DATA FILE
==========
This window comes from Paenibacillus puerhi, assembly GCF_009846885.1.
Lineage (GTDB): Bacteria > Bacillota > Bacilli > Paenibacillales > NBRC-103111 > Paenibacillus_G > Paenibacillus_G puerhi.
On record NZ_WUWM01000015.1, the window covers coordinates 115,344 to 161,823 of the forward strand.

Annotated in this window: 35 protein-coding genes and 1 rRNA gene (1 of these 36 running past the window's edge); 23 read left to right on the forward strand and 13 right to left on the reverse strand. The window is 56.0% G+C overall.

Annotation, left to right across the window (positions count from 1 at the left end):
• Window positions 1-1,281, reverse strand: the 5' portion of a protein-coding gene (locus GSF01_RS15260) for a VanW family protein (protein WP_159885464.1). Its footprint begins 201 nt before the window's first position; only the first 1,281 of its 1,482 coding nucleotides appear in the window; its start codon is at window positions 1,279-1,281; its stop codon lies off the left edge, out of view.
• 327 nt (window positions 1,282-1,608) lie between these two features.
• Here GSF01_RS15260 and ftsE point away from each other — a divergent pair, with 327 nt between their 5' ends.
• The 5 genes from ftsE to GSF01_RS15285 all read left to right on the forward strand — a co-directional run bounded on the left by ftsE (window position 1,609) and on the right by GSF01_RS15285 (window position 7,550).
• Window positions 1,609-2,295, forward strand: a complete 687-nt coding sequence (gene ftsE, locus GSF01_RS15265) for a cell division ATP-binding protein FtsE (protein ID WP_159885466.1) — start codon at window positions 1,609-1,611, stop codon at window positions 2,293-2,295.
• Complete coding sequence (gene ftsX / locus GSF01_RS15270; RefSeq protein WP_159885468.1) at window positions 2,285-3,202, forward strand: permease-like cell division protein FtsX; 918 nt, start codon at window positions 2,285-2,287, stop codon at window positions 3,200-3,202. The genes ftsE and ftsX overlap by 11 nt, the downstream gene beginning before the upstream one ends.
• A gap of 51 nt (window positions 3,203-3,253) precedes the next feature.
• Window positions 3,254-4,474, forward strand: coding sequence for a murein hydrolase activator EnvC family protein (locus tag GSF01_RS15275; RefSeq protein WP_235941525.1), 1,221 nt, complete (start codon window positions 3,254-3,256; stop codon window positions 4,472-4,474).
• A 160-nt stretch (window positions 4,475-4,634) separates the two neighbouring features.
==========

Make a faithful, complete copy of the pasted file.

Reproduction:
This window comes from Paenibacillus puerhi, assembly GCF_009846885.1.
Lineage (GTDB): Bacteria > Bacillota > Bacilli > Paenibacillales > NBRC-103111 > Paenibacillus_G > Paenibacillus_G puerhi.
On record NZ_WUWM01000015.1, the window covers coordinates 115,344 to 161,823 of the forward strand.

Annotated in this window: 35 protein-coding genes and 1 rRNA gene (1 of these 36 running past the window's edge); 23 read left to right on the forward strand and 13 right to left on the reverse strand. The window is 56.0% G+C overall.

Annotation, left to right across the window (positions count from 1 at the left end):
• Window positions 1-1,281, reverse strand: the 5' portion of a protein-coding gene (locus GSF01_RS15260) for a VanW family protein (protein WP_159885464.1). Its footprint begins 201 nt before the window's first position; only the first 1,281 of its 1,482 coding nucleotides appear in the window; its start codon is at window positions 1,279-1,281; its stop codon lies off the left edge, out of view.
• 327 nt (window positions 1,282-1,608) lie between these two features.
• Here GSF01_RS15260 and ftsE point away from each other — a divergent pair, with 327 nt between their 5' ends.
• The 5 genes from ftsE to GSF01_RS15285 all read left to right on the forward strand — a co-directional run bounded on the left by ftsE (window position 1,609) and on the right by GSF01_RS15285 (window position 7,550).
• Window positions 1,609-2,295, forward strand: a complete 687-nt coding sequence (gene ftsE, locus GSF01_RS15265) for a cell division ATP-binding protein FtsE (protein ID WP_159885466.1) — start codon at window positions 1,609-1,611, stop codon at window positions 2,293-2,295.
• Complete coding sequence (gene ftsX / locus GSF01_RS15270; RefSeq protein WP_159885468.1) at window positions 2,285-3,202, forward strand: permease-like cell division protein FtsX; 918 nt, start codon at window positions 2,285-2,287, stop codon at window positions 3,200-3,202. The genes ftsE and ftsX overlap by 11 nt, the downstream gene beginning before the upstream one ends.
• A gap of 51 nt (window positions 3,203-3,253) precedes the next feature.
• Window positions 3,254-4,474, forward strand: coding sequence for a murein hydrolase activator EnvC family protein (locus tag GSF01_RS15275; RefSeq protein WP_235941525.1), 1,221 nt, complete (start codon window positions 3,254-3,256; stop codon window positions 4,472-4,474).
• A 160-nt stretch (window positions 4,475-4,634) separates the two neighbouring features.